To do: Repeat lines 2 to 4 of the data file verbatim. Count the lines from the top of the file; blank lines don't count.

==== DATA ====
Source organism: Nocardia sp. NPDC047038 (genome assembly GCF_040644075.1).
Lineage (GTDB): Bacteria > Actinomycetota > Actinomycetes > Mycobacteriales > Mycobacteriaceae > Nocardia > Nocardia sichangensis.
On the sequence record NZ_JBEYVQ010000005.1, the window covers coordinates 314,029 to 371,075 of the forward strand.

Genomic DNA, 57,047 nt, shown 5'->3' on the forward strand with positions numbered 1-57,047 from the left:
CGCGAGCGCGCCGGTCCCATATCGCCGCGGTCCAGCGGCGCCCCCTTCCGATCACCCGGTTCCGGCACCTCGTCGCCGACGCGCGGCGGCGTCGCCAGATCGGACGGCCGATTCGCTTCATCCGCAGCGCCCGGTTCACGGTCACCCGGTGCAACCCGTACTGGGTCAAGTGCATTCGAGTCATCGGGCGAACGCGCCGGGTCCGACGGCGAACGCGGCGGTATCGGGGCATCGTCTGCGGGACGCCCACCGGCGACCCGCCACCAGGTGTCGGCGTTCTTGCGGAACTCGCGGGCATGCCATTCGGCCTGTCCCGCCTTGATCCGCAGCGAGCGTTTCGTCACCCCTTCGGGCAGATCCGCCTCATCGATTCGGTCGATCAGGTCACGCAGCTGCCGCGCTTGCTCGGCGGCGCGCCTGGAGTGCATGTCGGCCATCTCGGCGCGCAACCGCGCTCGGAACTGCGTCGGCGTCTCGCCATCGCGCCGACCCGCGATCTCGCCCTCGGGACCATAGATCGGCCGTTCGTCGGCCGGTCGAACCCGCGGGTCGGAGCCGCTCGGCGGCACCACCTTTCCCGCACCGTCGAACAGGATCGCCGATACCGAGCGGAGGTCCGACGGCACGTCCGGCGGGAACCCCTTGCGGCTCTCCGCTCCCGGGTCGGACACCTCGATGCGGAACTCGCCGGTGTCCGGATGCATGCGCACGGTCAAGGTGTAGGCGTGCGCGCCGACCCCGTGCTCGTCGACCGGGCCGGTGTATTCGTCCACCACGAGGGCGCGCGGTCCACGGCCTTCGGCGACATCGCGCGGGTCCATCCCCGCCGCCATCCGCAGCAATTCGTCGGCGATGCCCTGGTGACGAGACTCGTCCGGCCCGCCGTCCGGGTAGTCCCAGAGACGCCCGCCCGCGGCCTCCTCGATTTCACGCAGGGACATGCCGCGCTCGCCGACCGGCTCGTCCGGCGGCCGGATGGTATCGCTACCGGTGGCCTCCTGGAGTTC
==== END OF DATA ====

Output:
Lineage (GTDB): Bacteria > Actinomycetota > Actinomycetes > Mycobacteriales > Mycobacteriaceae > Nocardia > Nocardia sichangensis.
On the sequence record NZ_JBEYVQ010000005.1, the window covers coordinates 314,029 to 371,075 of the forward strand.

Genomic DNA, 57,047 nt, shown 5'->3' on the forward strand with positions numbered 1-57,047 from the left: